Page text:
To be honest, the vintage Ulmia workbench in our shop is actually closer in design to Charles Holtzapffel’s workbench design than this bench. But I wanted to build a bench with a twin-screw face vise, and Holtzapffel’s bench was the closest analog to what I wanted.
But I wasn’t having Holtzapffel’s tool tray. Or the European tail vise. Or the drawer. Or the knockdown bolts.
And since building it in 2006, I’ve added a leg vise so we can swap back and forth between the twin-screw (for dovetailing) and the leg vise (for everything else).
In addition to adding the leg vise, we also added a Record planing stop, like the one on the Nicholson workbench. But other than that, the bench hasn’t been changed much.
It’s a great bench – a perfect size for our crowded workshop. And it’s usually the bench that most students grab first when they arrive (if they can’t get to my bench).
Some of the items shown in this video:
- Record planing stop. An antique from Patrick Leach.
- Benchcrafted Classic Vise and Crisscross.
- Quick-release Steel Vise from Lee Valley (the 10-1/2” version)
— Christopher Schwarz
19 thoughts on “Workbench Tour No. 5: The Holtzapffel Workbench”
Anybody else feel like this series is the best thing to come out of this whole pandemic? I have been enjoying this more than Netflix shows.
I’ve grabbed it twice. Much of that decision is because I like it’s height. I used this bench before I built mine and based mines height on this bench. Also, that vise. Man, I love that vise.
Nice bench. Lots of character and cool looking figure in that top.
My beer fund is getting depleted by these videos. But they’re going into another beer fund which is a fine destination.
It is good to get to class early.
I fell in love with this design when I saw it. I just completed mine from 16/4 poplar a couple of weeks ago. I added a sliding deadman and used a Yost QR vise with 12” shapeless jaws. My third and final bench, it has everything I ever wanted.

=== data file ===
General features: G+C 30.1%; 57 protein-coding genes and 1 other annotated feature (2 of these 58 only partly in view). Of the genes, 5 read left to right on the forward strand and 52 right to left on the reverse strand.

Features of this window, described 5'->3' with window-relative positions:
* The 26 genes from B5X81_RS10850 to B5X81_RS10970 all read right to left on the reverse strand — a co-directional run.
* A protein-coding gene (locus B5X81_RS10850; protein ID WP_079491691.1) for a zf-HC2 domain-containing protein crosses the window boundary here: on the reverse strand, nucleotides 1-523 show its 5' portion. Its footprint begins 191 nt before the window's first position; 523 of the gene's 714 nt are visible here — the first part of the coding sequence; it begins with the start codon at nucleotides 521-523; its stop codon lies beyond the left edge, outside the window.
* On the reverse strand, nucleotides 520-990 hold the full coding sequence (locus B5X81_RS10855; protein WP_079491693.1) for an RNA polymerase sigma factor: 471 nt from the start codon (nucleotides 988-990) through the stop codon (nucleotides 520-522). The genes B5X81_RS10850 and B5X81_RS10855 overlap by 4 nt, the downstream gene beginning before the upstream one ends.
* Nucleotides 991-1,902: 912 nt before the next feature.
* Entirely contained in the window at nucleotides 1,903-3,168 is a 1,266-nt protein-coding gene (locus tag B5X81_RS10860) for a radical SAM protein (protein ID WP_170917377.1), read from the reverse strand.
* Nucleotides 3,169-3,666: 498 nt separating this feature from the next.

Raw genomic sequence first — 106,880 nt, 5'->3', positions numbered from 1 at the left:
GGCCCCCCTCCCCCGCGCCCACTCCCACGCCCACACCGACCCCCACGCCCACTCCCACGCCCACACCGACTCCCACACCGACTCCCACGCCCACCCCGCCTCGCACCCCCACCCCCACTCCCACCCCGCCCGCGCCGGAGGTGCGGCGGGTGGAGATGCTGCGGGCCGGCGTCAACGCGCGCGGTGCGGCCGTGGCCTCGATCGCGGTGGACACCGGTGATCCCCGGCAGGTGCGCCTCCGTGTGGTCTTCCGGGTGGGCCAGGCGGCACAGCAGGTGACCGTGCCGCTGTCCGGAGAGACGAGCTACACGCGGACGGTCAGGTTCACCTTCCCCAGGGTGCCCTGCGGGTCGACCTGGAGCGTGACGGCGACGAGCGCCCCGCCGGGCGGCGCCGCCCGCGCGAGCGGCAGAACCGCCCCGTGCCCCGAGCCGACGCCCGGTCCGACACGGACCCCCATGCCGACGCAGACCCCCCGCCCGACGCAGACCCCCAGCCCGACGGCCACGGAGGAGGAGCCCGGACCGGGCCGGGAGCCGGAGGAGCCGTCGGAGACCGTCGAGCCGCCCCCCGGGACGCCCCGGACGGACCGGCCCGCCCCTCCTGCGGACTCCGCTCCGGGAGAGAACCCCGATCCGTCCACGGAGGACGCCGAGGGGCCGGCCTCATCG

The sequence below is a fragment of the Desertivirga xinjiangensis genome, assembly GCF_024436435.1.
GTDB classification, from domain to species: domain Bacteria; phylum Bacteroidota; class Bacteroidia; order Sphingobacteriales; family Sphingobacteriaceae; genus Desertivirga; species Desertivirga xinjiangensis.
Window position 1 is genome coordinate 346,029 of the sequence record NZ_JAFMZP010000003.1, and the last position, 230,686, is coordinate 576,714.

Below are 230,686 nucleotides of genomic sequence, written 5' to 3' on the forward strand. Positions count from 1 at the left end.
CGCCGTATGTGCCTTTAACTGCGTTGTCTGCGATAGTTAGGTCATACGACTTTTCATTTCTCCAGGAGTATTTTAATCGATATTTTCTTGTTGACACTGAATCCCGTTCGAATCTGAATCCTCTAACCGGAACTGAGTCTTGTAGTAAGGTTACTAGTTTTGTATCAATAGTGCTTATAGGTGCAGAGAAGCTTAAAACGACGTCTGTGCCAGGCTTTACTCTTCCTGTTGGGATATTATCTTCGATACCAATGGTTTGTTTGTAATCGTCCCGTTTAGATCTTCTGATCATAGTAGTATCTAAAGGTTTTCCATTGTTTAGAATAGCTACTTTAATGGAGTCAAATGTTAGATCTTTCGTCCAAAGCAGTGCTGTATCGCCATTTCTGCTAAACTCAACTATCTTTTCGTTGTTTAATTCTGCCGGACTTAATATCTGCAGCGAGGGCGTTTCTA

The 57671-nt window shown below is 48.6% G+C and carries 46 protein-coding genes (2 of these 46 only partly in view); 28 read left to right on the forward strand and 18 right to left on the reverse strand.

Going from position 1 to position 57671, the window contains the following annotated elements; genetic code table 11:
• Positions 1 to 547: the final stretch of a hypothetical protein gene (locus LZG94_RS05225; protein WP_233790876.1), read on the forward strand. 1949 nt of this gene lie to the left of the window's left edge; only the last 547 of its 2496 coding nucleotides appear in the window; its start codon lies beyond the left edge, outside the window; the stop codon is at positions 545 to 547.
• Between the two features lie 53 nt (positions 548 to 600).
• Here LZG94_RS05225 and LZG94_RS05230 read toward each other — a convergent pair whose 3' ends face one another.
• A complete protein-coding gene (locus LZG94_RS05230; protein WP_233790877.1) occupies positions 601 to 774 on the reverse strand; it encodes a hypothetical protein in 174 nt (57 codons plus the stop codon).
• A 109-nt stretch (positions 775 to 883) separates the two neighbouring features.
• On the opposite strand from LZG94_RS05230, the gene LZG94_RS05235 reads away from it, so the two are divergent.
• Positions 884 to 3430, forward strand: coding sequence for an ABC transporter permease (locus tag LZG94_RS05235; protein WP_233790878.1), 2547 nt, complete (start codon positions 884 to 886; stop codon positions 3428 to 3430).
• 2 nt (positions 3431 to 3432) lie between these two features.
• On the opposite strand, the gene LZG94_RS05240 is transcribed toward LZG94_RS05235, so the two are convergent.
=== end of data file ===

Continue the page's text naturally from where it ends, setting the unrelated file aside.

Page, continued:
Damn spell check; sapele jaws.
Beautifully done videos and I love the differing character and story behind each Bench. . Any chance of a video showing the overall layout of your shop area ? I hate to think these are coming to an end .
I built this bench from Chris’ book in 2007. Ash seemed to be the ideal merging of weight/strength/cost. Twin-screw LN vise up front. Easily made a recent move to another state because it breaks down to a few sub-assemblies that one person can handle. The German bench.
Is the video editor, Katherine Schwarz, your daughter? She’s done a great job with the video. I love the music in background. Somehow seems appropriate. Very nicely done.
Thanks and yes. I will let her know.
What is the construction of the top on this bench? Looks like it might be a glue up of 8/4 red oak?
It’s 8/4 ash, laminated.
That bench has the best light
Not in the morning – it’s too harsh when the sun pokes around the building across the street. After the noon hour, it’s nice.
My opinion: The benches with the best light are mine and the power-tool workbench, which is under a window facing south.
You’ve mentioned “yours” a few times in this series, which is that these days?
Coming up soon!!
Careful! You showed a lump hammer and you’ve only recently been able to keep them in stock.
Hey Chris, really enjoying these commentaries…it does seem that your version of the Holtzappfel is really a modified Roubo, no surprising given your long standing praise of the Roubo form.
Thanks for all you do for the craft, especially in these crazy pandemic times!
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